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How to Start a Special Purpose Acquisition Company (SPAC)?

In recent years, Special Purpose Acquisition Companies (SPACs) have become very popular because they give companies an alternative to the traditional IPO process. However, there are certain aspects of SPAC that businesses must understand before starting this process.  


Generally, relying on professional accounting services and pre-IPO advisory in Malaysia help companies in navigating through this process quickly and smoothly. If you are unsure what exactly a SPAC is and how it works, you are in the perfect place. 


In this article, we will discuss the important aspects of a SPAC in detail, so keep reading to learn more.  

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What is a SPAC?

A SPAC is basically a “shell company” that investors set up in order to raise money through an IPO and then acquire another company. In other words, a SPAC does not have any commercial operations. It does not provide any products or services directly. A SPAC’s only assets are the funds raised through an IPO.    


Generally, a team of investors is behind the creation or sponsorship of SPAC. Financial experts and a lot of high-profile CEOs use SPACs to acquire companies and make them go public. 


However, it is important to note that when a SPAC raises money, the people investing in the SPAC are not familiar with the target company it wishes to acquire.    


This is the reason why experienced investors with proven track records usually have a higher chance of convincing the general public to invest in the company. Because of such working procedures, many people refer to a SPAC as a “blank check” company. 


The typical price of SPAC IPOs is around $10 per share. Once the IPO raises significant capital, it starts going into the interest-bearing trust account until the management of SPAC has found the perfect private company that wants to go public via acquisition. 


Upon the completion of the acquisition, SPAC’s investors have the choice of swapping their shares for shares of the merged company, or they can choose to redeem their SPAC shares and get back their original investment, including the interest earned while the money was in trust. 


Dealing with such procedures can be challenging for most businesses, so it is recommended to rely on professional accounting services in Malaysia and obtain guidance from the experts throughout the acquisition process.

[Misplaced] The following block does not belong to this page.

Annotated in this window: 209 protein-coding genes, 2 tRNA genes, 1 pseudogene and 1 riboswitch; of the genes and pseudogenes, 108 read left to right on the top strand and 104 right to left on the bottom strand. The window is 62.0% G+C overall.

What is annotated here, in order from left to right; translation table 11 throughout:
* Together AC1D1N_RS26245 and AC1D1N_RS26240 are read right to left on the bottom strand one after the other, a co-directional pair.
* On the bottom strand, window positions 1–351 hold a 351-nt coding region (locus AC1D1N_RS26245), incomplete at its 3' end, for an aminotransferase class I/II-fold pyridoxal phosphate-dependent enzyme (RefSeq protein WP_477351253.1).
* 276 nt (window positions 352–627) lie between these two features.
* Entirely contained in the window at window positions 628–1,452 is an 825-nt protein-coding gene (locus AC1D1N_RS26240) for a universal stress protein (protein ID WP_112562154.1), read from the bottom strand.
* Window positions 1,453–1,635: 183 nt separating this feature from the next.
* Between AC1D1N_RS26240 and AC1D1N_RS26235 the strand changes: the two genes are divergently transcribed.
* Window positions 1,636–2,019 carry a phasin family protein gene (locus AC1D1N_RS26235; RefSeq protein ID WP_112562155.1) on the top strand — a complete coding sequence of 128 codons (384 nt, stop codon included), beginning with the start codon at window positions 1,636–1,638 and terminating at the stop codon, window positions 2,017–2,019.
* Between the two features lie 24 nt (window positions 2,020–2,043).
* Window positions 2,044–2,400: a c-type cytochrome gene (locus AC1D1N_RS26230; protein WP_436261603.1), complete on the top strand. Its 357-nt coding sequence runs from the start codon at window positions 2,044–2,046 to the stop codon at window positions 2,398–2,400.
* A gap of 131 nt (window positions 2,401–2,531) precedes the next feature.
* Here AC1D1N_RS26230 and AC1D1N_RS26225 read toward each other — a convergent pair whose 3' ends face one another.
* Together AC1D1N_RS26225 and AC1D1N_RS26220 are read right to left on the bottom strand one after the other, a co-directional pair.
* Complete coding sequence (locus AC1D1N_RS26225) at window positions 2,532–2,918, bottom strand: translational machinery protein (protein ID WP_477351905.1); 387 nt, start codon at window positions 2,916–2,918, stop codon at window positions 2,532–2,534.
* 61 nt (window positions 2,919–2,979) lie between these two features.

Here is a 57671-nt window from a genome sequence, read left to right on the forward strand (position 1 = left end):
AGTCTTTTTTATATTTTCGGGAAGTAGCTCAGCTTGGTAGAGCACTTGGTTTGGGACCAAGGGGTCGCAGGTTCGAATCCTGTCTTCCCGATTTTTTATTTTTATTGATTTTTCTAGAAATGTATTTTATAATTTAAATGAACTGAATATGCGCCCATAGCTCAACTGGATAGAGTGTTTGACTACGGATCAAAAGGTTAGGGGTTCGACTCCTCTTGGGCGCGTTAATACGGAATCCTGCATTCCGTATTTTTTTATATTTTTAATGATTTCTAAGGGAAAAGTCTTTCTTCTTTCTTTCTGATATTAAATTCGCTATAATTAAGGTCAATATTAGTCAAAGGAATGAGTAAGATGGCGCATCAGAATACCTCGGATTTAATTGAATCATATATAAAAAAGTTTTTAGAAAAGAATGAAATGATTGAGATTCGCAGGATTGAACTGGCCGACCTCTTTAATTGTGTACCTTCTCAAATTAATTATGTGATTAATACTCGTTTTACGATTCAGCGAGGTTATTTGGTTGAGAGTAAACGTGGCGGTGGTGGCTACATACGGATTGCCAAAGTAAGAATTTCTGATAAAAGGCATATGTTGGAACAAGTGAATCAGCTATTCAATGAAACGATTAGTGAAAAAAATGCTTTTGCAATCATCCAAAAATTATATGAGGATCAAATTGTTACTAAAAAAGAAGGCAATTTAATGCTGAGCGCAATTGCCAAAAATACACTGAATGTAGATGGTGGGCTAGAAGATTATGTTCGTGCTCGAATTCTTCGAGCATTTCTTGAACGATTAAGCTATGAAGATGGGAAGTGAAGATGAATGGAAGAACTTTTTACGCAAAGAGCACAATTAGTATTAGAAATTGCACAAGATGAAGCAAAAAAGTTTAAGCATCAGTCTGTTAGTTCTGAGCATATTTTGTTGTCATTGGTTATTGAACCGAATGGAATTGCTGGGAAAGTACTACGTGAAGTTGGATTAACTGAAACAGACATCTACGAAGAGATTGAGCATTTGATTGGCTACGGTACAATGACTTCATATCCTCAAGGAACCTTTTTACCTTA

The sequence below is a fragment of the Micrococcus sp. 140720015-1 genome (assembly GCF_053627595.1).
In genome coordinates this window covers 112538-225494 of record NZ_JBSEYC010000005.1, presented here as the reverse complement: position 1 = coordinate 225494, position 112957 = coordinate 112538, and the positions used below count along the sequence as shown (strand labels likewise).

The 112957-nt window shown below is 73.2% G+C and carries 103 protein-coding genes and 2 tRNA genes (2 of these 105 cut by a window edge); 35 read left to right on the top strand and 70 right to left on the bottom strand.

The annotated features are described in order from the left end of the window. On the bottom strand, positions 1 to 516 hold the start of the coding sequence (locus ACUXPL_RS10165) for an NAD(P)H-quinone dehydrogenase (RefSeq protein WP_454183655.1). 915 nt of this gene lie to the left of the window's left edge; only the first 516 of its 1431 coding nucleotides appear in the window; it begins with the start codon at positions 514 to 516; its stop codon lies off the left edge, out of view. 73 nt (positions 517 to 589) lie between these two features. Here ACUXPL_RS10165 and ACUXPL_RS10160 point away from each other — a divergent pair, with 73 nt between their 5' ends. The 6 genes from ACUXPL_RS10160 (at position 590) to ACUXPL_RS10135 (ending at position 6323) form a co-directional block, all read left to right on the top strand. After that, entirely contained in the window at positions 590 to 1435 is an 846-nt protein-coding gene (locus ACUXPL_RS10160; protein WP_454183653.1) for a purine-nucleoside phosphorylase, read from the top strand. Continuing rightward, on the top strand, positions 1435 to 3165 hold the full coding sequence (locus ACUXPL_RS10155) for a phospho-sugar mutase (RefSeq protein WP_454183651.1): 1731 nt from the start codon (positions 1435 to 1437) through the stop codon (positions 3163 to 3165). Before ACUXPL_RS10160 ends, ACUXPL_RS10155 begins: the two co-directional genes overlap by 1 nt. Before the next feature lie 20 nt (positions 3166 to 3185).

In this way, both the investors and the management are able to make reliable decisions. 


The exact composition and investment details of SPAC can greatly vary depending on the legal agreements signed between the involved parties.  Generally, SPAC investors get a 20% stake in the merged company. 


Nevertheless, it is important to note that SPAC sponsors must comply with certain deadlines to get the best deal within a period of two years after the IPO. Otherwise, the risk of liquidity increases. Failing to acquire a company within two years means the SPAC must return the money to investors.

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What are the requirements for a SPAC?

In order for a SPAC to be successful, it is important to take every step with proper planning. Not every company and investor is ready to go public, so it is recommended that you hire professional pre-IPO advisory services to make sure your company meets all the requirements to go public.     



In this regard, a company that wants to go public via SPAC must meet the general requirements of the traditional IPO process. A SPAC, on the other hand, doesn’t do any direct business, so the information that is available is limited and not as thorough as it is for an IPO.   




Some of the key areas to identify in SPAC are:


  • Criteria and goals of SPAC. 
  • Costs, risks, and limitations associated with SPAC.  
  • The amount of time required by the SPAC management to find the target company. 
  • Liquidity period. 
  • A refund policy for the initial investment. 

How Much Does It Cost to Create a Special Purpose Acquisition Company?

There is no one specific cost associated with the creation of a SPAC. It is dependent on specific legal conditions and the scale of SPAC. Generally, the cost can reach $800,000 USD, with over 5.1% of the IPO proceeds going to sponsor capital. A large portion of the setup charges are paid in the pre-IPO phase, while the remaining amount is covered after the acquisition is complete.  


Overall, navigating the process, challenges, and risks of SPAC can be complicated for most businesses. 


In this regard, companies planning to go public should rely on professional accounting services and pre-IPO advisory services in Malaysia to ensure a smooth and productive process.